Why is there so much obfuscation, and manipulation of thought, about so fundamental a matter as human death? There was never need for it as a consequence of the development of life-support techniques per se. When we recognized that further, extraordinary, life-support measures were pointless and unkind, there was no difficulty about their discontinuation to allow our patients to die. We saw that as our duty and last service to them – and that was later endorsed as good medical practice[1].

The answer is to be found in the advent of organ transplantation, for which purpose death has been redefined variously since 1968. No other purpose is served by these redefinitions which are now recognized as biologically incoherent and mere legal fictions3.


 The practice of human organ transplantation raises very serious ethical concerns, with consequences for that trust in the medical profession which is of fundamental importance to good medical practice.

In my view it is wrong, because the procurement of viable complex organs necessitates abuse of the dying or harming the healthy – activities in which doctors should not be involved.  Evil committed for a good purpose remains evil.

Even when it succeeds?

Above all when it succeeds.
That is not the current view of the populace which is, we are often told, overwhelmingly in favour of transplantation, but I wonder if that would be the case if it were fully and fairly informed about organ procurement practice.
It may be timely to remember the quotation from Victor Hugo with which the late Richard Nilges – a neurosurgeon who saw through “the crassly utilitarian concept of brain death” – prefaced his article in this journal[20] in 1990 :-

Evil committed for a good purpose remains evil.
Even when it succeeds?
Above all when it succeeds.


  1. Conference of Medical Royal Colleges and their Faculties in the UK (1976). Diagnosis of brain death. BMJ, 1187-88. 2.
  2.  Conference of Medical Royal Colleges and their Faculties in the UK (1979). Memorandum on the diagnosis of death. BMJ, 1, 332.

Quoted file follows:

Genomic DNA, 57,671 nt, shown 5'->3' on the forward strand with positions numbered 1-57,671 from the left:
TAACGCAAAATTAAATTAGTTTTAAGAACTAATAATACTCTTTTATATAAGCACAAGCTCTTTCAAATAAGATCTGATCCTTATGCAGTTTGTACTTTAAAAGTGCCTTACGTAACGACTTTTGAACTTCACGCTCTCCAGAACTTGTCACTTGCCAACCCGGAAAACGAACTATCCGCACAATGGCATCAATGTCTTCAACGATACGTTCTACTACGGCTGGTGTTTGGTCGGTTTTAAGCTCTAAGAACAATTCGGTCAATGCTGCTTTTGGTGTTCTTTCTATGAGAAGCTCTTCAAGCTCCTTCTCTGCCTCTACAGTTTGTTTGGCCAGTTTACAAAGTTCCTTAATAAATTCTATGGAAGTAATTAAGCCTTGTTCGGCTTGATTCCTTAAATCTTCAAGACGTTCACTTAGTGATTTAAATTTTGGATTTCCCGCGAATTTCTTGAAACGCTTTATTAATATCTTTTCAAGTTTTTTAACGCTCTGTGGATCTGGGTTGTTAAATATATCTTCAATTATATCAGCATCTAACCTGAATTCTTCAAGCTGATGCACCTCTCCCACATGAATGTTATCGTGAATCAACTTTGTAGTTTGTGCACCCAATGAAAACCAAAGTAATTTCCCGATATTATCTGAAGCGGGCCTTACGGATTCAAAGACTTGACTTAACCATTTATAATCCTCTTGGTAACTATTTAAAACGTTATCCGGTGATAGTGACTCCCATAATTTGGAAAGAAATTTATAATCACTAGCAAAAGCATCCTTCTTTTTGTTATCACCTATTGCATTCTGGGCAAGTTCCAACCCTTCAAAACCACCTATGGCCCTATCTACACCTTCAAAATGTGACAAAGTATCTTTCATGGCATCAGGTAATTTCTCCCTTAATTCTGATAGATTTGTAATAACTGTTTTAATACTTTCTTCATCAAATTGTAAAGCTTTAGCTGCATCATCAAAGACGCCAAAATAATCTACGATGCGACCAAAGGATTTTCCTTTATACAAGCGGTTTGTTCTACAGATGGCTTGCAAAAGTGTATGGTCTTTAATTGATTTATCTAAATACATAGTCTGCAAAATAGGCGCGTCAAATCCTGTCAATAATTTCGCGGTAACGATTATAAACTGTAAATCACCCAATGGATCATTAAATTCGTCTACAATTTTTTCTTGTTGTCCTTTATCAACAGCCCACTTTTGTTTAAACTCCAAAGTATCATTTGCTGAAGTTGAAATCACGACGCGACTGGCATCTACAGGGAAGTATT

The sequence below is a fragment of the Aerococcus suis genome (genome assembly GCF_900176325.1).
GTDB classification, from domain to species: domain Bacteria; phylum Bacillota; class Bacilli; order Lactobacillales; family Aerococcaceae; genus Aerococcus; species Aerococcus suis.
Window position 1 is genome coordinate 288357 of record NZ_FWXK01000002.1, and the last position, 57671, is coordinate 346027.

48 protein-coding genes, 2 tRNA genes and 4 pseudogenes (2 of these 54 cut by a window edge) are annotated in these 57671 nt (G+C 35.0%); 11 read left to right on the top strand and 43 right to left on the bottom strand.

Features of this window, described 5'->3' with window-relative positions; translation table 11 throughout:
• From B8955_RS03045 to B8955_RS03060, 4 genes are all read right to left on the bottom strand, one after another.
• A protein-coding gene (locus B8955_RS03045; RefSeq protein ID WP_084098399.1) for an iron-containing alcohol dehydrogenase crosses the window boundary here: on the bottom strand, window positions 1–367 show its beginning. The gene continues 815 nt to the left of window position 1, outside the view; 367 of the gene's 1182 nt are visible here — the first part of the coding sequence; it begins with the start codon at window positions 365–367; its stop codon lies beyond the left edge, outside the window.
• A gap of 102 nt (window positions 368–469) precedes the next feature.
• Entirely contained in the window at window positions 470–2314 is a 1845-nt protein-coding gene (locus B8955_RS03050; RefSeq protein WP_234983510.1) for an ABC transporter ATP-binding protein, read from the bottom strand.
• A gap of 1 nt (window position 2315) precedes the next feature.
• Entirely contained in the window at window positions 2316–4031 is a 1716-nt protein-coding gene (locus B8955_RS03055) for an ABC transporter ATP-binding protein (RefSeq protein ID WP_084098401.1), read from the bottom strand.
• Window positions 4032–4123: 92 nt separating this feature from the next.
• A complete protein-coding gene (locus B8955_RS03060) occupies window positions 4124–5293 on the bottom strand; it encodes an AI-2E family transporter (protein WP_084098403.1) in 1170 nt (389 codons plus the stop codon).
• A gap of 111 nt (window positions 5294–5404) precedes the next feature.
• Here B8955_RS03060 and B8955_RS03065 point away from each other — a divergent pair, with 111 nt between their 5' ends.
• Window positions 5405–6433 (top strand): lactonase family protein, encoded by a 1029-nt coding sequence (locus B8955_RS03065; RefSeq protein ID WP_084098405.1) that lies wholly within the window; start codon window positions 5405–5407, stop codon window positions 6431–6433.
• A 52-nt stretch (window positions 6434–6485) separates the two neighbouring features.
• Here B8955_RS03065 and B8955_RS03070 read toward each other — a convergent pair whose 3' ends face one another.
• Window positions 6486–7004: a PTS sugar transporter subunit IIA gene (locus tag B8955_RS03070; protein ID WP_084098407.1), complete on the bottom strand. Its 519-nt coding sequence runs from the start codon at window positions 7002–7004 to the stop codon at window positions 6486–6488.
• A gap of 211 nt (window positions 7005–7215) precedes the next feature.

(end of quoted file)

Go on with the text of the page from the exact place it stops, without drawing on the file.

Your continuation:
3. Shah, S.K., Truog R.D., & Miller F.G. (2011). Death and legal fictions. J Med Ethics, 10.1136/jme.2011.045385.
  4. Henderson D.S. (2011). Death and donation (ISBN: 978-1-60899-622-3). Pickwick Publications, Eugene, OR 97401.
  5. President’s Council on Bioethics (2008). Controversies in the determination of death (a White Paper). Washington, DC.
  6. Pallis C. (1985). Defining death. BMJ, 291, 666.
  7. RCP Working Group, endorsed by the Conference of Medical Royal Colleges (1995). Criteria for the diagnosis of brain stem death. J Roy Coll Physns, London, 29, 381-2.
  8. Academy of Medical Royal Colleges (2008). A code of practice for the diagnosis and confirmation of death. Wimpole Street, London.
  9. Pippard, B. Personal communication.
  10. Moruzzi, G. & Magoun H.W. (1949). Brain stem reticular formation and activation of the EEG. Electroencephalography and Clinical Neurophysiology, 1, 445-473.
  11. Goetz C.G. (2003). Textbook of Clinical Neurology, 2nd Edn. Elsevier Science. 
  12. Bleck T.P. (2007). Ibid, 3rd Edn.
  13. Roth, M. Personal communication.
  14. Parvizi J. & Damasio A.R. (2003). Neuroanatomical correlates of brainstem coma. Brain, 126, 1524-36.
  15. Evans D.W. & Hill D.J. (1989). The brain stems of organ donors are not dead. Catholic Medical Quarterly, 40, 113-121.
  16. Evans D.W. (2000). The demise of ‘brain death’ in Britain. In Beyond Brain Death – the case against brain based criteria (ISBN: 1-4020-0366-8). Eds. Potts M., Byrne P.A, & Nilges R.G. Kluwer Academic Publishers, Dordrecht, pp. 139-158.
  17. Hill D.J. (2000). Brain stem death : a United Kingdom anaesthetist’s view. Ibid, pp. 159-169.
  18. Coimbra C.G. (1999). Implications of ischemic penumbra for the diagnosis of brain death. Braz J Med Biol Res, 32, 1479-87.
  19. Hill D.J. (2011). Death and donors. Western Mail, 29th August.
  20. Nilges R.G. (1990). The death of the brain. Catholic Medical Quarterly, 57, 26-29.